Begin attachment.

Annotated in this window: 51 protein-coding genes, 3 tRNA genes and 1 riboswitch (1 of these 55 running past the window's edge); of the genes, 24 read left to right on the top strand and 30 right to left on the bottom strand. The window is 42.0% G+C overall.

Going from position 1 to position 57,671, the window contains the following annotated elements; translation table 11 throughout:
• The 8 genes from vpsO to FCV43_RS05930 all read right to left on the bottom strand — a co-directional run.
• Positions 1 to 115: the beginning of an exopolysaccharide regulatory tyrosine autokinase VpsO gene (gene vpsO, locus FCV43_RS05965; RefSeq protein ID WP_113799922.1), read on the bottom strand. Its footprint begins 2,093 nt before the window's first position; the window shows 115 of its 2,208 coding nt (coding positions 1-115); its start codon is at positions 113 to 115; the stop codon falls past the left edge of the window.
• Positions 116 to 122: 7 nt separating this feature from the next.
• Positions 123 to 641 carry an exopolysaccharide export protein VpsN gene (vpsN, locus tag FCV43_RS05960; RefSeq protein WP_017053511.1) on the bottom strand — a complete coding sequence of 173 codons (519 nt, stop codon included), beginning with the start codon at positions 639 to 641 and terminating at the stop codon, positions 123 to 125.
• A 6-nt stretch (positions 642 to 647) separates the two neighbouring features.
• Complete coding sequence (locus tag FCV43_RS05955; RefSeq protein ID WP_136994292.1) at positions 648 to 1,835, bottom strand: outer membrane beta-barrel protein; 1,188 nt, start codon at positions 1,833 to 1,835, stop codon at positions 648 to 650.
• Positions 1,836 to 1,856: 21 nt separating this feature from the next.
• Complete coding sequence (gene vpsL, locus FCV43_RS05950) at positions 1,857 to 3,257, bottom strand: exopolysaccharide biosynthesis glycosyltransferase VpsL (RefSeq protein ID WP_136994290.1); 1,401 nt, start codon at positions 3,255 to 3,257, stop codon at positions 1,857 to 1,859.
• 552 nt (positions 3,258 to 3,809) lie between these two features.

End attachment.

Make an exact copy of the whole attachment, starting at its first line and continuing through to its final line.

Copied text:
Annotated in this window: 51 protein-coding genes, 3 tRNA genes and 1 riboswitch (1 of these 55 running past the window's edge); of the genes, 24 read left to right on the top strand and 30 right to left on the bottom strand. The window is 42.0% G+C overall.

Going from position 1 to position 57,671, the window contains the following annotated elements; translation table 11 throughout:
• The 8 genes from vpsO to FCV43_RS05930 all read right to left on the bottom strand — a co-directional run.
• Positions 1 to 115: the beginning of an exopolysaccharide regulatory tyrosine autokinase VpsO gene (gene vpsO, locus FCV43_RS05965; RefSeq protein ID WP_113799922.1), read on the bottom strand. Its footprint begins 2,093 nt before the window's first position; the window shows 115 of its 2,208 coding nt (coding positions 1-115); its start codon is at positions 113 to 115; the stop codon falls past the left edge of the window.
• Positions 116 to 122: 7 nt separating this feature from the next.
• Positions 123 to 641 carry an exopolysaccharide export protein VpsN gene (vpsN, locus tag FCV43_RS05960; RefSeq protein WP_017053511.1) on the bottom strand — a complete coding sequence of 173 codons (519 nt, stop codon included), beginning with the start codon at positions 639 to 641 and terminating at the stop codon, positions 123 to 125.
• A 6-nt stretch (positions 642 to 647) separates the two neighbouring features.
• Complete coding sequence (locus tag FCV43_RS05955; RefSeq protein ID WP_136994292.1) at positions 648 to 1,835, bottom strand: outer membrane beta-barrel protein; 1,188 nt, start codon at positions 1,833 to 1,835, stop codon at positions 648 to 650.
• Positions 1,836 to 1,856: 21 nt separating this feature from the next.
• Complete coding sequence (gene vpsL, locus FCV43_RS05950) at positions 1,857 to 3,257, bottom strand: exopolysaccharide biosynthesis glycosyltransferase VpsL (RefSeq protein ID WP_136994290.1); 1,401 nt, start codon at positions 3,255 to 3,257, stop codon at positions 1,857 to 1,859.
• 552 nt (positions 3,258 to 3,809) lie between these two features.